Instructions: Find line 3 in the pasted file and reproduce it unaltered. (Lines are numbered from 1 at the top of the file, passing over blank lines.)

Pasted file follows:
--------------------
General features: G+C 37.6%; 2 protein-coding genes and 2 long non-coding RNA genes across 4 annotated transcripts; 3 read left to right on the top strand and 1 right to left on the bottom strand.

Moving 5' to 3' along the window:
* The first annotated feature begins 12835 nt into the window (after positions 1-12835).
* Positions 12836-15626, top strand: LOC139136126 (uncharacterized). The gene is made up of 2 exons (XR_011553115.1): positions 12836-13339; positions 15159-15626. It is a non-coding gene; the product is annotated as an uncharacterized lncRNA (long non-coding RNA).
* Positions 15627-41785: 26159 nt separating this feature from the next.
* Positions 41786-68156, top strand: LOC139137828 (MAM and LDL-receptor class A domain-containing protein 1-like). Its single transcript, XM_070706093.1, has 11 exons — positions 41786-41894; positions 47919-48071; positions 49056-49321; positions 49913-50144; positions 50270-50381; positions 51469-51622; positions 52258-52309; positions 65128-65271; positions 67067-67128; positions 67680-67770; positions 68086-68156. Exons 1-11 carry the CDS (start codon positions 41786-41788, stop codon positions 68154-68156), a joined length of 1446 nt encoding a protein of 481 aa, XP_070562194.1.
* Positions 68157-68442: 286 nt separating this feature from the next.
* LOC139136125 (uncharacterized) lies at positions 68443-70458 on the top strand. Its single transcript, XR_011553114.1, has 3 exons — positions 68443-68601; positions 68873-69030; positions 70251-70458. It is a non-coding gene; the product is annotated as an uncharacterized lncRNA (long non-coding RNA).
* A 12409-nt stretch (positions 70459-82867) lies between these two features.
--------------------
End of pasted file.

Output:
* The first annotated feature begins 12835 nt into the window (after positions 1-12835).